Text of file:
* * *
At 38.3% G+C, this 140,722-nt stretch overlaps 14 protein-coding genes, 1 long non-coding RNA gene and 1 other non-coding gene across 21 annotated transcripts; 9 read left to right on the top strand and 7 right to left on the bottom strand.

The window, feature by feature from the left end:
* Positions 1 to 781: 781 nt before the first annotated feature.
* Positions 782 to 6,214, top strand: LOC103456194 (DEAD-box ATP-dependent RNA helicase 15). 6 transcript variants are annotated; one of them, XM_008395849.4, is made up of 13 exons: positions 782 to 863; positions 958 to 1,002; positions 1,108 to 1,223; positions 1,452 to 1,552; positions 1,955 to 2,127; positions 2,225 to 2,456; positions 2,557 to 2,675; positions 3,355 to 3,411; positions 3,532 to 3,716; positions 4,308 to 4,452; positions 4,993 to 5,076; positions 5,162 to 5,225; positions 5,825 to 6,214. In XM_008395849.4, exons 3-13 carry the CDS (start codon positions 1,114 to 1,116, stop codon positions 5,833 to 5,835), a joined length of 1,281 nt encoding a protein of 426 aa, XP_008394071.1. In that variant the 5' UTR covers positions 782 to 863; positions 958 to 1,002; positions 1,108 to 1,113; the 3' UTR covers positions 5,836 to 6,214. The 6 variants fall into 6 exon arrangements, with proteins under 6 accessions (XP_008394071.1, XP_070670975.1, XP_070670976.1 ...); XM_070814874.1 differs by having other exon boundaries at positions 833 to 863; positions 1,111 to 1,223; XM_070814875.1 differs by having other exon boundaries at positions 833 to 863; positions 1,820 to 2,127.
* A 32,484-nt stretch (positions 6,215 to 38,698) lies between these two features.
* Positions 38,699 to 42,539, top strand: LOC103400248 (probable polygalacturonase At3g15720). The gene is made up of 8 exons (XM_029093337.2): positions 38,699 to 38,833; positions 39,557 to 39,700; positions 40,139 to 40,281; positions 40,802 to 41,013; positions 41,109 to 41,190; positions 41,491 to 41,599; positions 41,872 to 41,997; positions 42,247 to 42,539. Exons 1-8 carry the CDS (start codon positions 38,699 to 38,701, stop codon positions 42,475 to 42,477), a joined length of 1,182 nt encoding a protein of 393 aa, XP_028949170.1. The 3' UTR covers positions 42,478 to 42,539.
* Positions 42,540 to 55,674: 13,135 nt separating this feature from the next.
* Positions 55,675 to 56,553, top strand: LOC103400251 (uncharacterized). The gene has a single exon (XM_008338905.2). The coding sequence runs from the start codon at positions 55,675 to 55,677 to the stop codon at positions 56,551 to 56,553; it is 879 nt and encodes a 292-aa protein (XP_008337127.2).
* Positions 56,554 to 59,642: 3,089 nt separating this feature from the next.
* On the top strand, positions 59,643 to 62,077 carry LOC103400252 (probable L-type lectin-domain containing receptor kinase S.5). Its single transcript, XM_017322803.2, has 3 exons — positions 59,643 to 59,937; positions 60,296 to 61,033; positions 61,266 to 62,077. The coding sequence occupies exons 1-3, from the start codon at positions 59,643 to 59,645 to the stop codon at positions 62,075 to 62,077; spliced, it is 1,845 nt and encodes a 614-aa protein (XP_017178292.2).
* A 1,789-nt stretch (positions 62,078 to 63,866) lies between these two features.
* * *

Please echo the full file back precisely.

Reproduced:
At 38.3% G+C, this 140,722-nt stretch overlaps 14 protein-coding genes, 1 long non-coding RNA gene and 1 other non-coding gene across 21 annotated transcripts; 9 read left to right on the top strand and 7 right to left on the bottom strand.

The window, feature by feature from the left end:
* Positions 1 to 781: 781 nt before the first annotated feature.
* Positions 782 to 6,214, top strand: LOC103456194 (DEAD-box ATP-dependent RNA helicase 15). 6 transcript variants are annotated; one of them, XM_008395849.4, is made up of 13 exons: positions 782 to 863; positions 958 to 1,002; positions 1,108 to 1,223; positions 1,452 to 1,552; positions 1,955 to 2,127; positions 2,225 to 2,456; positions 2,557 to 2,675; positions 3,355 to 3,411; positions 3,532 to 3,716; positions 4,308 to 4,452; positions 4,993 to 5,076; positions 5,162 to 5,225; positions 5,825 to 6,214. In XM_008395849.4, exons 3-13 carry the CDS (start codon positions 1,114 to 1,116, stop codon positions 5,833 to 5,835), a joined length of 1,281 nt encoding a protein of 426 aa, XP_008394071.1. In that variant the 5' UTR covers positions 782 to 863; positions 958 to 1,002; positions 1,108 to 1,113; the 3' UTR covers positions 5,836 to 6,214. The 6 variants fall into 6 exon arrangements, with proteins under 6 accessions (XP_008394071.1, XP_070670975.1, XP_070670976.1 ...); XM_070814874.1 differs by having other exon boundaries at positions 833 to 863; positions 1,111 to 1,223; XM_070814875.1 differs by having other exon boundaries at positions 833 to 863; positions 1,820 to 2,127.
* A 32,484-nt stretch (positions 6,215 to 38,698) lies between these two features.
* Positions 38,699 to 42,539, top strand: LOC103400248 (probable polygalacturonase At3g15720). The gene is made up of 8 exons (XM_029093337.2): positions 38,699 to 38,833; positions 39,557 to 39,700; positions 40,139 to 40,281; positions 40,802 to 41,013; positions 41,109 to 41,190; positions 41,491 to 41,599; positions 41,872 to 41,997; positions 42,247 to 42,539. Exons 1-8 carry the CDS (start codon positions 38,699 to 38,701, stop codon positions 42,475 to 42,477), a joined length of 1,182 nt encoding a protein of 393 aa, XP_028949170.1. The 3' UTR covers positions 42,478 to 42,539.
* Positions 42,540 to 55,674: 13,135 nt separating this feature from the next.
* Positions 55,675 to 56,553, top strand: LOC103400251 (uncharacterized). The gene has a single exon (XM_008338905.2). The coding sequence runs from the start codon at positions 55,675 to 55,677 to the stop codon at positions 56,551 to 56,553; it is 879 nt and encodes a 292-aa protein (XP_008337127.2).
* Positions 56,554 to 59,642: 3,089 nt separating this feature from the next.
* On the top strand, positions 59,643 to 62,077 carry LOC103400252 (probable L-type lectin-domain containing receptor kinase S.5). Its single transcript, XM_017322803.2, has 3 exons — positions 59,643 to 59,937; positions 60,296 to 61,033; positions 61,266 to 62,077. The coding sequence occupies exons 1-3, from the start codon at positions 59,643 to 59,645 to the stop codon at positions 62,075 to 62,077; spliced, it is 1,845 nt and encodes a 614-aa protein (XP_017178292.2).
* A 1,789-nt stretch (positions 62,078 to 63,866) lies between these two features.